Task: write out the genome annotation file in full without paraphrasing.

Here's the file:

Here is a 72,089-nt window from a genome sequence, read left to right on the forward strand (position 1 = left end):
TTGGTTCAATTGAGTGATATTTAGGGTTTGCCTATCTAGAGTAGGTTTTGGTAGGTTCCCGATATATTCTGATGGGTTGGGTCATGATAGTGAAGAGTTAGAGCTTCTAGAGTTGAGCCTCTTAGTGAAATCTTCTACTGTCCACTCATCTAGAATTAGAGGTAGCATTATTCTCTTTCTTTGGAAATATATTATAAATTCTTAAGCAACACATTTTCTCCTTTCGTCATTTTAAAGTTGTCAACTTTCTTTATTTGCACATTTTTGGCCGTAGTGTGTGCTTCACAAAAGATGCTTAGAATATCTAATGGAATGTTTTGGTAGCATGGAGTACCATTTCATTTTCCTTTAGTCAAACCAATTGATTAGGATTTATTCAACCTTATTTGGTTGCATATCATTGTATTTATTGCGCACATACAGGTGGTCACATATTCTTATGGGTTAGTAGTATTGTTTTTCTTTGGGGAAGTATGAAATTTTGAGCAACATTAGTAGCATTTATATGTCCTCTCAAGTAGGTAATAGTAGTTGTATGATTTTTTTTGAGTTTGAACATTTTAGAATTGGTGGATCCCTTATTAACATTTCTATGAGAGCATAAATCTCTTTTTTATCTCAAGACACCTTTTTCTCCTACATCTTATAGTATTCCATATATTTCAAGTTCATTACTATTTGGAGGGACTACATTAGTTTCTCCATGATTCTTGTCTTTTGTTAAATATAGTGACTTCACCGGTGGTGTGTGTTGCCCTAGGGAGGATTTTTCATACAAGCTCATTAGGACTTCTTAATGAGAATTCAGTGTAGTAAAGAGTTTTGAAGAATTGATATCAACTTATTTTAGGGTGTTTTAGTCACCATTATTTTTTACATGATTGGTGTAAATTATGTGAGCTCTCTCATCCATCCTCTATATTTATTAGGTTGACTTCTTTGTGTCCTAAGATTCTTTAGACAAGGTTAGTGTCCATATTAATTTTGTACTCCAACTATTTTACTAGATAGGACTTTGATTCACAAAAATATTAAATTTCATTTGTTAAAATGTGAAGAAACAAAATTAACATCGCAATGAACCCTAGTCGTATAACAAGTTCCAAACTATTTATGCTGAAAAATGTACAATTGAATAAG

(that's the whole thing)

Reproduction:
Here is a 72,089-nt window from a genome sequence, read left to right on the forward strand (position 1 = left end):
TTGGTTCAATTGAGTGATATTTAGGGTTTGCCTATCTAGAGTAGGTTTTGGTAGGTTCCCGATATATTCTGATGGGTTGGGTCATGATAGTGAAGAGTTAGAGCTTCTAGAGTTGAGCCTCTTAGTGAAATCTTCTACTGTCCACTCATCTAGAATTAGAGGTAGCATTATTCTCTTTCTTTGGAAATATATTATAAATTCTTAAGCAACACATTTTCTCCTTTCGTCATTTTAAAGTTGTCAACTTTCTTTATTTGCACATTTTTGGCCGTAGTGTGTGCTTCACAAAAGATGCTTAGAATATCTAATGGAATGTTTTGGTAGCATGGAGTACCATTTCATTTTCCTTTAGTCAAACCAATTGATTAGGATTTATTCAACCTTATTTGGTTGCATATCATTGTATTTATTGCGCACATACAGGTGGTCACATATTCTTATGGGTTAGTAGTATTGTTTTTCTTTGGGGAAGTATGAAATTTTGAGCAACATTAGTAGCATTTATATGTCCTCTCAAGTAGGTAATAGTAGTTGTATGATTTTTTTTGAGTTTGAACATTTTAGAATTGGTGGATCCCTTATTAACATTTCTATGAGAGCATAAATCTCTTTTTTATCTCAAGACACCTTTTTCTCCTACATCTTATAGTATTCCATATATTTCAAGTTCATTACTATTTGGAGGGACTACATTAGTTTCTCCATGATTCTTGTCTTTTGTTAAATATAGTGACTTCACCGGTGGTGTGTGTTGCCCTAGGGAGGATTTTTCATACAAGCTCATTAGGACTTCTTAATGAGAATTCAGTGTAGTAAAGAGTTTTGAAGAATTGATATCAACTTATTTTAGGGTGTTTTAGTCACCATTATTTTTTACATGATTGGTGTAAATTATGTGAGCTCTCTCATCCATCCTCTATATTTATTAGGTTGACTTCTTTGTGTCCTAAGATTCTTTAGACAAGGTTAGTGTCCATATTAATTTTGTACTCCAACTATTTTACTAGATAGGACTTTGATTCACAAAAATATTAAATTTCATTTGTTAAAATGTGAAGAAACAAAATTAACATCGCAATGAACCCTAGTCGTATAACAAGTTCCAAACTATTTATGCTGAAAAATGTACAATTGAATAAG